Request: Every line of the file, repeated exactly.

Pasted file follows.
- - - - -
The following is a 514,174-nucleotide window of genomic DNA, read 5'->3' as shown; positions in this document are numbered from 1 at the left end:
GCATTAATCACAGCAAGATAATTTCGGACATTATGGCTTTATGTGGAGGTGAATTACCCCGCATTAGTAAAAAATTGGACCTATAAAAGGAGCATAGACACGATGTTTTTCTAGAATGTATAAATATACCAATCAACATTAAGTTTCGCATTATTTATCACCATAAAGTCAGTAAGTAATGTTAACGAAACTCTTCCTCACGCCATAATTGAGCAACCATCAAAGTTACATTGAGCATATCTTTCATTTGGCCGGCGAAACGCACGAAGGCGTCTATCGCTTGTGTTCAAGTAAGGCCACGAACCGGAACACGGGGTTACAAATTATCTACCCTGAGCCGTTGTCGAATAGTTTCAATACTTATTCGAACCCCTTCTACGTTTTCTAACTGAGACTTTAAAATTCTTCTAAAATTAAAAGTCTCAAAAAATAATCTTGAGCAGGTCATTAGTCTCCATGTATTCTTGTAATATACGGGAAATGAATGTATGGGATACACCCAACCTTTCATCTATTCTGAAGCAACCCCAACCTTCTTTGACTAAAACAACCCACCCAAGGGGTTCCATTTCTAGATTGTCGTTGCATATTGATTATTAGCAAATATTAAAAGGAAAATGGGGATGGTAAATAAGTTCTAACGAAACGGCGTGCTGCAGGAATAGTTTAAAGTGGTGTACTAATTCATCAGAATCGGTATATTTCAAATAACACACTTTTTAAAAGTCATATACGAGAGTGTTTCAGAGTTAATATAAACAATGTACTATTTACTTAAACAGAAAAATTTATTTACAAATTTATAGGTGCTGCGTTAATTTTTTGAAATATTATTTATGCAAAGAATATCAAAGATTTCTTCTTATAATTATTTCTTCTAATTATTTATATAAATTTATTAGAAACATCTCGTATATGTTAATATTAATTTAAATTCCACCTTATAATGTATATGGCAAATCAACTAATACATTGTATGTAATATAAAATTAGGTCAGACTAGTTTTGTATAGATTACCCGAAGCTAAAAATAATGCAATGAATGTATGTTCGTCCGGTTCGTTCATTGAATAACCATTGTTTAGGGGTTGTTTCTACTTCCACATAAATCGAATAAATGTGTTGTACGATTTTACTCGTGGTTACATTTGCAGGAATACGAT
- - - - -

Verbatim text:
The following is a 514,174-nucleotide window of genomic DNA, read 5'->3' as shown; positions in this document are numbered from 1 at the left end:
GCATTAATCACAGCAAGATAATTTCGGACATTATGGCTTTATGTGGAGGTGAATTACCCCGCATTAGTAAAAAATTGGACCTATAAAAGGAGCATAGACACGATGTTTTTCTAGAATGTATAAATATACCAATCAACATTAAGTTTCGCATTATTTATCACCATAAAGTCAGTAAGTAATGTTAACGAAACTCTTCCTCACGCCATAATTGAGCAACCATCAAAGTTACATTGAGCATATCTTTCATTTGGCCGGCGAAACGCACGAAGGCGTCTATCGCTTGTGTTCAAGTAAGGCCACGAACCGGAACACGGGGTTACAAATTATCTACCCTGAGCCGTTGTCGAATAGTTTCAATACTTATTCGAACCCCTTCTACGTTTTCTAACTGAGACTTTAAAATTCTTCTAAAATTAAAAGTCTCAAAAAATAATCTTGAGCAGGTCATTAGTCTCCATGTATTCTTGTAATATACGGGAAATGAATGTATGGGATACACCCAACCTTTCATCTATTCTGAAGCAACCCCAACCTTCTTTGACTAAAACAACCCACCCAAGGGGTTCCATTTCTAGATTGTCGTTGCATATTGATTATTAGCAAATATTAAAAGGAAAATGGGGATGGTAAATAAGTTCTAACGAAACGGCGTGCTGCAGGAATAGTTTAAAGTGGTGTACTAATTCATCAGAATCGGTATATTTCAAATAACACACTTTTTAAAAGTCATATACGAGAGTGTTTCAGAGTTAATATAAACAATGTACTATTTACTTAAACAGAAAAATTTATTTACAAATTTATAGGTGCTGCGTTAATTTTTTGAAATATTATTTATGCAAAGAATATCAAAGATTTCTTCTTATAATTATTTCTTCTAATTATTTATATAAATTTATTAGAAACATCTCGTATATGTTAATATTAATTTAAATTCCACCTTATAATGTATATGGCAAATCAACTAATACATTGTATGTAATATAAAATTAGGTCAGACTAGTTTTGTATAGATTACCCGAAGCTAAAAATAATGCAATGAATGTATGTTCGTCCGGTTCGTTCATTGAATAACCATTGTTTAGGGGTTGTTTCTACTTCCACATAAATCGAATAAATGTGTTGTACGATTTTACTCGTGGTTACATTTGCAGGAATACGAT